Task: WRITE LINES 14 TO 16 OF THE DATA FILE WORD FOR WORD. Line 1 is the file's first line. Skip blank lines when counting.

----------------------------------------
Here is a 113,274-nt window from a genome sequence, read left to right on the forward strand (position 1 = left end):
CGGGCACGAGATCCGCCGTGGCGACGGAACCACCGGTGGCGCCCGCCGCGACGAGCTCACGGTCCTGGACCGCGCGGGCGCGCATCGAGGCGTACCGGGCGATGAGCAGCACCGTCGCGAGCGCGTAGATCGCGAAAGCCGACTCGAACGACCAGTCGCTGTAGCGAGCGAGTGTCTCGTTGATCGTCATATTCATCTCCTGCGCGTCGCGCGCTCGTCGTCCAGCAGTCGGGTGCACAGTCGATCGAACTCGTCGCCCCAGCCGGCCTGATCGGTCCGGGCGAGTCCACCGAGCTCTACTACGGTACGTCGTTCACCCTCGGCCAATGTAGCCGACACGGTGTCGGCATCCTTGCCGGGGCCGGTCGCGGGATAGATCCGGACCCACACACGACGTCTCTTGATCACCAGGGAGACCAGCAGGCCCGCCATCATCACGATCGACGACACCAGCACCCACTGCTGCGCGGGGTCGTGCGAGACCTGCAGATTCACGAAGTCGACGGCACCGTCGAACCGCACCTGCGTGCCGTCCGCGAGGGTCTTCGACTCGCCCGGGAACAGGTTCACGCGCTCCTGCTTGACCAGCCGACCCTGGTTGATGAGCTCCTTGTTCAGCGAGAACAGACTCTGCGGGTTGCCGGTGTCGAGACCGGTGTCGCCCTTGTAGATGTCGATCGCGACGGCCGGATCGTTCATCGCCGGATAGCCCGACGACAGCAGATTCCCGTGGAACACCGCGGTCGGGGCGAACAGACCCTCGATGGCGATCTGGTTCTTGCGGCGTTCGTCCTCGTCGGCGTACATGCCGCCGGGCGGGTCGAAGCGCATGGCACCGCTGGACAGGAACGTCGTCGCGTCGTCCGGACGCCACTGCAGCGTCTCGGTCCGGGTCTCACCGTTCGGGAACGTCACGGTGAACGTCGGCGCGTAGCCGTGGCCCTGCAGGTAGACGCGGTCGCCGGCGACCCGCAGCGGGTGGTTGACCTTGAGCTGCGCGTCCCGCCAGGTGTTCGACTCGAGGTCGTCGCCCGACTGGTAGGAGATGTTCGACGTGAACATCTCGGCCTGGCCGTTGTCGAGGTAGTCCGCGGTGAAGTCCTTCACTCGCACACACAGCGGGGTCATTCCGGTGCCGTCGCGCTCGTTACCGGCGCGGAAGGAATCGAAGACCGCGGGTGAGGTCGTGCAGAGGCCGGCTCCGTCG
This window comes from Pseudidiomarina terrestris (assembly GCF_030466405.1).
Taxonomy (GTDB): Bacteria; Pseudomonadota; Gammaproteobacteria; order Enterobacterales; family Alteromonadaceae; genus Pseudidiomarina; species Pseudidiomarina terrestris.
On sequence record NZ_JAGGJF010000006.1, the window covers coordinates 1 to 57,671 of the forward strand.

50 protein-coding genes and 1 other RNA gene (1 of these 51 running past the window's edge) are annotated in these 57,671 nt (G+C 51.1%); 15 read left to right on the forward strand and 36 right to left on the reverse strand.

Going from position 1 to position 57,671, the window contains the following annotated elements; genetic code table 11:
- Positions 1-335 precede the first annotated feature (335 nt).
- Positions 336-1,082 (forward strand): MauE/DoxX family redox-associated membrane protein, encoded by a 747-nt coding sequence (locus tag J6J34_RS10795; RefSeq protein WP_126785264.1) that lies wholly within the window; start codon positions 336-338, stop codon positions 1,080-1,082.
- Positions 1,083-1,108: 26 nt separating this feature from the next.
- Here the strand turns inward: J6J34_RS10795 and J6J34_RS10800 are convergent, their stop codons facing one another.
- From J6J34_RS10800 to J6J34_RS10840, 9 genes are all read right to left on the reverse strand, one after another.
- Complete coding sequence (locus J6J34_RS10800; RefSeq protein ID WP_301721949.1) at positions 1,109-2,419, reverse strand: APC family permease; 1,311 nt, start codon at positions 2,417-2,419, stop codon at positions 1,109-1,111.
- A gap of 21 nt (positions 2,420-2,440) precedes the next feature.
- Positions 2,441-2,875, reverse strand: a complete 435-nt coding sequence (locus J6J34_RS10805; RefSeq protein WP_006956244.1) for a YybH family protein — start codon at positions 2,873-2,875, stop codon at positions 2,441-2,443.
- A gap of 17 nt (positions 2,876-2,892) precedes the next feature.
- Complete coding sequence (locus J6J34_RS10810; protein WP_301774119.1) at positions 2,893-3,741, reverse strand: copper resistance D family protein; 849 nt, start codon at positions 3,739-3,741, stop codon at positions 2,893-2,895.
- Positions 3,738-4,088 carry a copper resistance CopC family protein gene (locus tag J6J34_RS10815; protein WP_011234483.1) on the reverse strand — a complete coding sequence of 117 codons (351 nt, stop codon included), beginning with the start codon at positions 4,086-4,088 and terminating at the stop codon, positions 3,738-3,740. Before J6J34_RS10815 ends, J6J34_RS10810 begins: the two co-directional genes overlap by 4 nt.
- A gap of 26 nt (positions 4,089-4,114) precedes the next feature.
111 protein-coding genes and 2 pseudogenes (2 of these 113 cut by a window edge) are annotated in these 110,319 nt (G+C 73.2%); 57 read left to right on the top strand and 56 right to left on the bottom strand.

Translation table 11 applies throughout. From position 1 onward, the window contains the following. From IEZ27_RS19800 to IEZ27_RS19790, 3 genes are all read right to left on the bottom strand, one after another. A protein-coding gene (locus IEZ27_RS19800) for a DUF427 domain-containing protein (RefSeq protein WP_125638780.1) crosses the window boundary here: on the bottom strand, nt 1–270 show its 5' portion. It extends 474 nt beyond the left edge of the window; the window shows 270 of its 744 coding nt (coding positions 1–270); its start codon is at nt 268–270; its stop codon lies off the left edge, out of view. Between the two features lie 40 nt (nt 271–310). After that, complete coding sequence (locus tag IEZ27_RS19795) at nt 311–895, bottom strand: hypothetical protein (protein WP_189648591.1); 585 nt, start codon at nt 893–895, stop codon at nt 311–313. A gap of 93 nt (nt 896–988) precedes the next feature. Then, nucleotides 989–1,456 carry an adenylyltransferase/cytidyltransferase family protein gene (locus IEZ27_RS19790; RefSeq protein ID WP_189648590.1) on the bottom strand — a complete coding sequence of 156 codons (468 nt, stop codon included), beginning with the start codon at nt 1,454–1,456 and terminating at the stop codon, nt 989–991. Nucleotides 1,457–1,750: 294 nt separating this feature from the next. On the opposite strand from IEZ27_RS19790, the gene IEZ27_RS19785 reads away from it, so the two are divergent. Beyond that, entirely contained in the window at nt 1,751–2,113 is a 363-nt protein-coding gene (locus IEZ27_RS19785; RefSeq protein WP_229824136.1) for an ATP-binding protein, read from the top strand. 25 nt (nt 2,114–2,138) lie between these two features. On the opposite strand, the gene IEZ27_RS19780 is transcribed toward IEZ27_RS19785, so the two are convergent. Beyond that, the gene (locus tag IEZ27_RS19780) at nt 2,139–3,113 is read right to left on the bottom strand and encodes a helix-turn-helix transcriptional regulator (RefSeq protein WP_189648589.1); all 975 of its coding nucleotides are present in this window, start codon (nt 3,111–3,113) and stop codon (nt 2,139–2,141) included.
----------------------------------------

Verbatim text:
- A gap of 21 nt (positions 2,420-2,440) precedes the next feature.
- Positions 2,441-2,875, reverse strand: a complete 435-nt coding sequence (locus J6J34_RS10805; RefSeq protein WP_006956244.1) for a YybH family protein — start codon at positions 2,873-2,875, stop codon at positions 2,441-2,443.
- A gap of 17 nt (positions 2,876-2,892) precedes the next feature.